# how to solve this?>..<

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this is totally easy question that im still cannot solve. i just turn into sem two and just study pharmacology math. but im weak still DX

is this correct?

1.the recommended dose of cefazolin sodium foe a pediatric client is 25-50 MG/KG/DAY. how many Mls may be given daily to a 35 pounds child?

> 35pound/2.2pound= 16pound.

>16pundx16KG= 400Ml.

any correction?

1 Article; 13,952 Posts

Specializes in Complex pedi to LTC/SA & now a manager. Has 13 years experience.

this i don't understand: "

> 35pound/2.2pound= 16pound.

>16pundx16kg= 400ml.

there is no way to multiply 16 pounds x 16 kilograms to have a result of milliliters.

first convert to kg. 35lbs/2.2lbs/kg = 15.9 kg (we had to round to one decimal place for pedi doses, if your program permits you to round up then use 16 kg). then multiply kg x dose (mg/kg/day). kg will "cancel out" so the result will be mg/day

15.9kg (or 16 kg) x 50mg/kg/day = ___mg/day max

15.9kg (or 16 kg) x 25 mg/kg/day = ____5 mg/day min

(i'm sure you are capable of multiplying 16 x 50 and/or 16 x 25)

cannot answer in milliliters as you did not give that information (vial contains x mg/ y ml). only dose range of 25-50 mg/kg/day so can only answer the minimum & maximum amount of mg per day for a 35lb child. are you sure the question isn't what is the acceptable dose range for a child of this size?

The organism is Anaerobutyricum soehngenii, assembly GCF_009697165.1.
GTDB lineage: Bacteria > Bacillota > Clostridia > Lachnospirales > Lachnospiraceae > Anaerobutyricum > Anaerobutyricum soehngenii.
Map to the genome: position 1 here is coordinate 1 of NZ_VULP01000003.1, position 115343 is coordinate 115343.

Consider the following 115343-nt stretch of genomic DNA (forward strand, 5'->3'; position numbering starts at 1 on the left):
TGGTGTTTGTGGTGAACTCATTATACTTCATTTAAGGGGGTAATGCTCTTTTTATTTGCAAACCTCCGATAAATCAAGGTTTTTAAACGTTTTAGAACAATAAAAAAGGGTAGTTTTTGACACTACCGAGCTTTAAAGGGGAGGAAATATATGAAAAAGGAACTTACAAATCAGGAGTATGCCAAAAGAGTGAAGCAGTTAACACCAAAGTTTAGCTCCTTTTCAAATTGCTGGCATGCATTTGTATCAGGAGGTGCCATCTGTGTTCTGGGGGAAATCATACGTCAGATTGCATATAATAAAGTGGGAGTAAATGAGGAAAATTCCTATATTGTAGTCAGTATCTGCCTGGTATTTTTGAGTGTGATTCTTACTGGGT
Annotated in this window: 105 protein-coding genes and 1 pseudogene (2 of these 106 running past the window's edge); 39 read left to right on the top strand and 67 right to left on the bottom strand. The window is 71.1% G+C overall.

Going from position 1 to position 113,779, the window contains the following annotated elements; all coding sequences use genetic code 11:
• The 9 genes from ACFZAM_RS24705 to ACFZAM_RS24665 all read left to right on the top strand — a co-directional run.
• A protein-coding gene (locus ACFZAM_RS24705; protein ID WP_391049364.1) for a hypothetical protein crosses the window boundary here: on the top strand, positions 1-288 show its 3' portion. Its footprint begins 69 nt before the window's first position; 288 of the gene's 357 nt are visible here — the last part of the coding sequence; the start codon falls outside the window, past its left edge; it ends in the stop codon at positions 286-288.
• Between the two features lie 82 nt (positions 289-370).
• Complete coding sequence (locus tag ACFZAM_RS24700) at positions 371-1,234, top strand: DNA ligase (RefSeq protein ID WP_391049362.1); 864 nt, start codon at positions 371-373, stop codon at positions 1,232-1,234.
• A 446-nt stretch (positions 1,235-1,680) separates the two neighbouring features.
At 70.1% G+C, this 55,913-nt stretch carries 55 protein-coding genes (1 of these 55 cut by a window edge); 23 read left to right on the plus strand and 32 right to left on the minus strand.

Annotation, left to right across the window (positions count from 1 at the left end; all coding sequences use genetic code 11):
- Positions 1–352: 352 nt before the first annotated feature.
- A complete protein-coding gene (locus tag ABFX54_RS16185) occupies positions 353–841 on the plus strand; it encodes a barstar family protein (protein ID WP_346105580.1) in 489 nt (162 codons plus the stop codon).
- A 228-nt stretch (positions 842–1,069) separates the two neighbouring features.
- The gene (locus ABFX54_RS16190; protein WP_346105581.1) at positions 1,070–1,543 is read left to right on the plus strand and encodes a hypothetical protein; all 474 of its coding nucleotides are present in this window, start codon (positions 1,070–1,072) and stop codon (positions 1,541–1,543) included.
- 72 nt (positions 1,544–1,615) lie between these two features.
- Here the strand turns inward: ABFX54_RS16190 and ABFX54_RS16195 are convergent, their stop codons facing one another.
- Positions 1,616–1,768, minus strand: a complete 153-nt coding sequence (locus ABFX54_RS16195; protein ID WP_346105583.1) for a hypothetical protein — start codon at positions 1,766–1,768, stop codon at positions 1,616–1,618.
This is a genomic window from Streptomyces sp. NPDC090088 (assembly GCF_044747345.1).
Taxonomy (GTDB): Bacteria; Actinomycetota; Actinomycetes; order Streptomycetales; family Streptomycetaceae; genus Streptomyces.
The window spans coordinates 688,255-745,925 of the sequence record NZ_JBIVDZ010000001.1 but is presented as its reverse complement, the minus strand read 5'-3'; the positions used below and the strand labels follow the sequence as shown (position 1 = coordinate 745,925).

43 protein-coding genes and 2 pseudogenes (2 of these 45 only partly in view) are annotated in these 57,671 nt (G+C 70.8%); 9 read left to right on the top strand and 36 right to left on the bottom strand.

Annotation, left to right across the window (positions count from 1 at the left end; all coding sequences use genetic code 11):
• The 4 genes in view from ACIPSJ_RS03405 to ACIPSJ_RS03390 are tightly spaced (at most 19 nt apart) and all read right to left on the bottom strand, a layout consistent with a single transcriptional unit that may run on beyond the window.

2 Articles; 5,114 Posts

you can't get an answer in milliliters if the only data you have to work in are measures of weight.

you are told how many mg of the drug is safe per each kilogram of a child's weight, and then being asked how much is an acceptable dose range for a child of a given weight. you are also asked to figure out how many kg the child weighs, when his weight is given in pounds. you need to know (or know to go look up) that 2.2 pounds = 1 kg.

for example:

it's safe to give a child one to three jellybeans every day for every kg the child weighs. the child weighs 44 pounds. how many jelly beans can he have every day?

how many kg is 44 pounds? answer: since one kg = 2.2 pounds, 20 kg = 44 pounds.

one to three jelly beans daily is safe for each kg the child weighs, so this child can have 20 - 60 jelly beans every day.

well, i wouldn't really give a little kid 20-60 jelly beans (even in divided doses), but you get the idea. you are told how much drug is ok per kg, figure out the number of kg, and multiply by the acceptable dose; this gives you the acceptable total range per day. think about what they're asking you.

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TYVM for your explanation! I really appreciated it :))))

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